Cold Cereal, written and illustrated by Adam Rex, 422 pp, RL 4

Adam Rex. I always get very excited whenever the Mr Rex has something new to share with the world of books and his latest novel is no exception. You may know Rex from his poetry picture books which are now Halloween staples, Frankenstein Makes a Sandwich and Frankenstein Takes the Cake. If you do not know his work, you MUST at the very least scroll through my review of The True Meaning of Smekday, Rex's middle grade novel about an alien takeover of the United States which he wrote long before post-apolcalyptic YA books were the rage. This review also includes images from Rex's superbly illustrated picture books, some of which he writes himself, some of which he teams up with the equally fabulous Mac Barnett. Rex also wrote the funny but bittersweet teen novel Fat Vampire. In a nutshell, Adam Rex is a multitalented author and illustrator with a diverse, if not unique (is anything truly unique? I hate to use that word lightly, but I will use it here) perspective.

So what does Rex bring to the table besides his superlative illustrations? Intelligent humor, uncommon characters and unpredictable plots. In Fat Vampire Doug Lee is a pudgy fifteen year old learning to deal with his newly static existence. In The True Meaning of Smekday Gratuity "Tip" Tucci tries to make her way to Florida (as directed by the alien race of Boovs that has taken over Earth and is relocating all Americans to Florida) but her journey becomes and odyssey when a Boovish alien on the run from his fellow Boovs (and who insists on being called "J.Lo") hijacks Tip's car. Oh yeah, and she is a kid who is planning to drive from Pennsylvania to Orlando. Both books offer subtly (and sometimes sharp) social commentary that makes for laugh out loud moments that will have you reading passages to the nearest warm body. Cold Cereal, Rex's newest book, is squarely a middle grade book and, while it is still very funny and full of interesting characters and excitement it is just a tidge lighter on satire than his other books and heavier on traditional fantasy, although with Rex's particular vision. With Cold Cereal, Rex has written a book like no other I can compare it to, which is something I really like to do. That said, while these are wildly different books, there was one moment at the very end that immediately called to mind to the final snowy scene of Philip Pullman's masterpiece, The Golden Compass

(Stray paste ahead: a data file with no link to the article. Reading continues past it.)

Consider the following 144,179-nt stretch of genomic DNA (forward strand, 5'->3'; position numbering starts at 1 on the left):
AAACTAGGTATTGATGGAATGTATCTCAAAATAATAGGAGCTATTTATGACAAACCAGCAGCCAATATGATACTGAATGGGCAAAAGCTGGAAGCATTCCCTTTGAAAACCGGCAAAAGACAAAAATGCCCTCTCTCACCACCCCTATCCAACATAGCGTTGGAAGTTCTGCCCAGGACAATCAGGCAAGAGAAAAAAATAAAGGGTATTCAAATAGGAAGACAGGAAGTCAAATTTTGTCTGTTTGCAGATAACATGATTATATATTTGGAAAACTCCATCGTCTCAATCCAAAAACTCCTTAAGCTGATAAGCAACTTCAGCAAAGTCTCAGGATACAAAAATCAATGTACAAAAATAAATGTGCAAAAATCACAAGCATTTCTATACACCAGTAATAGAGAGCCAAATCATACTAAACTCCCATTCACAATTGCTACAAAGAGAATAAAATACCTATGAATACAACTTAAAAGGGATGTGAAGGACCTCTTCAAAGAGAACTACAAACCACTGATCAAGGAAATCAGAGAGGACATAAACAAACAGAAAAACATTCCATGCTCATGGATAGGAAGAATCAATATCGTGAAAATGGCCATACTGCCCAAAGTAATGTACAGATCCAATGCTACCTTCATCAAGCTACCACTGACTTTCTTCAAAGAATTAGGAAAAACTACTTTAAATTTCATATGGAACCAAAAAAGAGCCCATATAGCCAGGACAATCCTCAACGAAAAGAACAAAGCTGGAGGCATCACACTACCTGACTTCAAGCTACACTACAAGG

As fellow Rex fan noted in her fantastic review at Pink Me, this is a book that is hard to do justice to in a traditional review because there are so many intricacies in both characters and plot. The brief, positive review of Cold Cereal at Kirkus Reviews proves this. I am going to try to summarize the book and provide a sense of the tone of the story, but I may fall short. In the event that I do, just go out and buy all of Rex's books and read them for yourself or give them to someone special who will.

Cold Cereal begins with Scott and his seven-year-old sister Polly having cereal for breakfast. Their mom has just moved them to Goodborough, a company town in New Jersey inhabited mostly by the employees of the Goodco Cereal Company who's slogan is, "There's a little bit of magic in every box." This proves to be remarkably true, but it will take Scott and his new friends most of the book before they relize just how true. The first day of sixth grade at his new school also happens to be field trip day (to the Goodco Cereal Factory) and that is when Scott meets the twins Emily and Erno. Although Scott seems to be the main character in Cold Cereal, this duty is shared almost evenly between these three kids, which is uncommon for a sci/fi - fantasy novel. Usually there is one hero facing peril and the helpful friends. Scott, Emily and Erno all seem to be a threat to and threatened by the evil forces in this book.

Scott, who has an embarrassing name that is the result of his father's background as a superstitious stage actor, is actually named Scottish P. Doe. I'll let you try to figure out what the P stands for, but I can tell you that Scott's name is vital to the story in more than one way. His father, John Doe, has become a phenomenally famous actor who left his family shortly after Polly's birth, about seven years ago. He is now the knighted Sir Reginald Dwight and has gone into hiding after punching the Queen of England in the face. There is a reason that he punched the Queen that is revealed toward the end of the book and mocked mercilessly in a commercial that Dwight shoots for Goodco. This makes Dwight the perfect candidate to stay with Scott and Polly while Goodco sends their mother, a physicist, to the Arctic for two months to do research. Why does a cereal company need a physicist to do research in the Arctic? That question is left to other books in this proposed trilogy. Emily and Erno are also suffering a parental loss of sorts when their foster father and Goodco employee, Mr Wilson, disappears, leaving behind cryptic notes reminiscent of brain-building games he concocted for the twins. Somewhat parentless, as are the heroes of all good works of middle grade fantasy, the three try to figure out what is going on and what Goodco has to do with the strange things happening around them.